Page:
Certainly, in a poetic way, no flower is thought without the tireless work that it creates around it. The needy little bees for example which extract the nutrient necessary for the honey that they manufacture, the pollination that they boost which is actually strengthening the chain of life itself. Love and honey have an intertwined destiny in our lives. Indeed, love is surely the honey of art and artists are its tireless little bees. But in art, love is passion, love is a gift, love is consecration… Without the fire of its passion, the fresco of Michelangelo, on the roof of the Sistine Chapel Ceiling (1508 to 1512) would never have been painted. Without Mozart’s gift, opera would have been only noises according to Peter Shaffer. In an interview about his movie Amadeus (1984) he says in 1986 about The Marriage Of Figaro: « Only opera can do this, in a play if more than one person speaks at the same time, it is noise. No one can understand a word, but with opera, with music, you can have twenty individuals all talking at the same time and it is not noise. It is perfect harmony». Without its consecration, there would never have been the sculpture by Rodin of the thinker (1880 to 1904), or the beautiful radiant sculpture in marble of the Veiled Virgin by Giovanni Strazza (19th century).

Art is therefore not a product that we find in nature, such as a mineral of copper or a  Baobab tree in Africa, or even the twelve apostles of the great ocean road in Australia. We create art, just like the bees manufacture their honey. We carve art from our own vulnerability because “Being a human being, is to be a fragile being. Fragile as a truth, vulnerable as a thought, as a vision, which has to deepen in life. Being just a thought, an idea, a vision of a vulnerable love, which is strengthened, which is empowered in time”  We also carve art with our love, with our passion, with our gift, with our consecration, with all our being mind, body, and soul.  We work hard to manifest it in the world. We as artists are body, mind, and soul of our art. We are everything that we express. It is a pure and a deep connection in the way that no one can isolate a flower from its colors or its scent.

To say the least, there would be no art without our concrete existence for it to bud and to bloom. It is in real-life that the corrosive effects of time weigh in on the artists, pushing them and inspiring them to the vision for which they will devote their whole lives. But what matters the most in the process of creativity as with the flower is the moment of change when the bud becomes the flower. The moment of transformation, which is also the moving away from the “paved paths”.  The artist then makes the jump from an objective and collective experience into his personal and subjective inspiration which crosses the limits of his life while continuing to speak to humanity. Examples can be found for instance in Le Roman De Renard (12th century), 2001: The Space Odyssey by Stanley Kubrick (1968), or even The tales of one and a thousand nights (978), and so many more…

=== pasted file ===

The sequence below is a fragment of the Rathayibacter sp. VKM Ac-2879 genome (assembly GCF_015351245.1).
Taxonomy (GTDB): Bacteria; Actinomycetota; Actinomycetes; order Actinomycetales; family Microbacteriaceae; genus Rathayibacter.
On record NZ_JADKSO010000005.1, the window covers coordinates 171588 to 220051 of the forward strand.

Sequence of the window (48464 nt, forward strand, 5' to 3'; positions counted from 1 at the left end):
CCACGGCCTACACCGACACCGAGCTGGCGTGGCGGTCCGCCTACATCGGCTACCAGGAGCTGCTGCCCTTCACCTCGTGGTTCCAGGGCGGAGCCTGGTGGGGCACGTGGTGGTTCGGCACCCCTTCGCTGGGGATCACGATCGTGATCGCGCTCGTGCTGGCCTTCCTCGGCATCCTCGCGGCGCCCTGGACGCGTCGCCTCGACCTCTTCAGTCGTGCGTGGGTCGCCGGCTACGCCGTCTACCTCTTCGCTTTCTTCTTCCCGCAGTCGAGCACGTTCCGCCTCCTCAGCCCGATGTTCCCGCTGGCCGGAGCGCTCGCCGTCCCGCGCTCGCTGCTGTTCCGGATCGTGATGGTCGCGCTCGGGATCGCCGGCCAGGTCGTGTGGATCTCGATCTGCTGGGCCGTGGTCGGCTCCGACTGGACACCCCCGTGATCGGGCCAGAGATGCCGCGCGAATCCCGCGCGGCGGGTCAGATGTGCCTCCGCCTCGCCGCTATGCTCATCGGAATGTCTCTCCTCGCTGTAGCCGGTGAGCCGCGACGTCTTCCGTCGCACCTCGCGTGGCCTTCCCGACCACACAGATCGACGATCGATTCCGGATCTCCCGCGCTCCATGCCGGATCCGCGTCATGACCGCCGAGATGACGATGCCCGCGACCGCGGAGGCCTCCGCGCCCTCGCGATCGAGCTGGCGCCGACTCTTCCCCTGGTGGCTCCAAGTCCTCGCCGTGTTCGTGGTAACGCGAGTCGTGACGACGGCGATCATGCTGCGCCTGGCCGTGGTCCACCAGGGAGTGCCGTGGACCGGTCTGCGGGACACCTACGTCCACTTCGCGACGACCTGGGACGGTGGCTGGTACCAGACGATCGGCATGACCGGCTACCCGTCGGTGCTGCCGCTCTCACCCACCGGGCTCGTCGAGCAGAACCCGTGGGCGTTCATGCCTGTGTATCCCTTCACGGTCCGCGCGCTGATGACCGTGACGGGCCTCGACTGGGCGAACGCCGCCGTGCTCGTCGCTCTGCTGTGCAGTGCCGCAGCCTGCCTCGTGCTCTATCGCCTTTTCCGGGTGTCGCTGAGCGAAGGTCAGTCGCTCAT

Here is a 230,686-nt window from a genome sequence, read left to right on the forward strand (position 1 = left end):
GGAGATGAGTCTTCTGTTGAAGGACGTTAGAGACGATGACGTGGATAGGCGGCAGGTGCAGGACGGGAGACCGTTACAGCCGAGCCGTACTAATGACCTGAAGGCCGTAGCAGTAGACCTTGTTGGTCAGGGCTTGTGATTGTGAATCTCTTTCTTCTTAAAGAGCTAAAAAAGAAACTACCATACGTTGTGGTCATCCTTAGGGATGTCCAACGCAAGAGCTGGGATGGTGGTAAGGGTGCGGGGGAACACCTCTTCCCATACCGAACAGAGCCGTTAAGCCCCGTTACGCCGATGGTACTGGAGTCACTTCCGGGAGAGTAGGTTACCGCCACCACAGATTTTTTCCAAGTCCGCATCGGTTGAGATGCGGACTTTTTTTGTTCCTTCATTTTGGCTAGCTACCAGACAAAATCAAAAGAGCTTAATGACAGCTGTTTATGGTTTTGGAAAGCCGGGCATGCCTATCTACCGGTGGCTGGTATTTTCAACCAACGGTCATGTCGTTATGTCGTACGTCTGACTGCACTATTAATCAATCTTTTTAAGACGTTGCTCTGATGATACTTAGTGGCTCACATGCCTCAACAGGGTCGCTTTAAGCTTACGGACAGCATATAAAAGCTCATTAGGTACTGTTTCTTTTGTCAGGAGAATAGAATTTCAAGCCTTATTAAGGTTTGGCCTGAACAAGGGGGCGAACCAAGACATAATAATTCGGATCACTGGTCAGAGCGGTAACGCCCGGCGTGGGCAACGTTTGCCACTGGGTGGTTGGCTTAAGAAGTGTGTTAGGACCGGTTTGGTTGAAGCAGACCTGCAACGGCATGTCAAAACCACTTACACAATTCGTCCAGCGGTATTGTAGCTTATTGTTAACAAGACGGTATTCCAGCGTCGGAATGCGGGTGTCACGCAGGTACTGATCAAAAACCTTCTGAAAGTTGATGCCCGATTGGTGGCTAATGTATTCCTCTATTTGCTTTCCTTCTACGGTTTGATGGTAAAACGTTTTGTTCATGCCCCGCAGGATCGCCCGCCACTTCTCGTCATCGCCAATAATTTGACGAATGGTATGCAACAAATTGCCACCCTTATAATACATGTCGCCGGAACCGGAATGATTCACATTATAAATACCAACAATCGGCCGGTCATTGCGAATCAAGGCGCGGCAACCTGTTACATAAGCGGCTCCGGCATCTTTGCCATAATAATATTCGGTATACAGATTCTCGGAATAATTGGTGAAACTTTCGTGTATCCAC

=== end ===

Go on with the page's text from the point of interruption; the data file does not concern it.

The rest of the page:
The idea of art moves us deeply, even when it comes to us, sometimes embodied into excess and eccentricity of some artists like Keith Moss or Fela Kuti, etc. Eccentricity is “part of the beautiful expression of art. Because we are not equal regarding talent, so we do not all react in the same way. Some eccentricities are for all to see and very loud, others are just subtle in the refined way of being oneself”. However, paying attention only to the eccentricity is missing the message that it conveys. Eccentricity is also a scent of art. An artist is a messenger and like any good messenger, it is the message that matters and not the messenger himself.

Moreover, each talent is unique, in the same way, that there are no two identical flowers in nature, even when they are growing in the same garden, on the same soil. The secret of each garden is the topsoil. We have to prepare the soil adequately depending on our needs. The flowers of time grow on the soil of vulnerability, openness, and generosity. True talent is seeded on the ground of generosity. So that the creativity that will grow on that specific seed will be as diverse and rich as the soil allows it. Two artists will never treat the same subject as equal because of their own personal experience and also their own internal battles to come out of the “paved paths” to establish themselves as masters of their arts. Every artistic creation is unique because it comes from a unique soil, a unique heart, and unique hands. All creations complete beautifully the destiny of art to uplift us and to fill our lives with high sentiments and purpose. Some artistic expressions are true of a total serenity like the Canon In D (1694) by Pachelbel, and others are all made out of lights and shadows like Rembrandt’s painting….

There are as many art forms as there are talents to express it. But the seed of time needs its own soils to grow, to turn into a bud, and finally into a flower. As Van Gogh said: “the paved road” is too comfortable for anything to grow on it. We must find the courage, the faith to try new ways and to walk on our own where nobody has ever gone before us. We have to truly want to blossom with our own colors, spreading around us our own perfume. It does not mean that being an artist is living away from the normality but it is thinking it in a new light in order to find within it or outside of it the nutrients we need to be creative, to be seeded, to bud, and to bloom.

Paul Malimba. 

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Anthony van Dyck in Munich

Anthony van Dyck

Last weekend I spent a couple of hours in the newly renovated Alte Pinakothek in Munich. This time not to see their permanent rooms but a special exhibition of Anthony Van Dyck’s work. As I sat in the cafeteria afterward, I pondered over the fact that although this was not the big retrospective show with highlights from London or elsewhere, it was an excellent exhibition. And it seems fitting that after seeing and writing on this blog about the big Bernard van Orley and the Mantegna-Bellini retrospectives I should now write about an exhibition of a great portrait artist (see my Alex Katz write up for more portraits discussion) which is not a retrospective.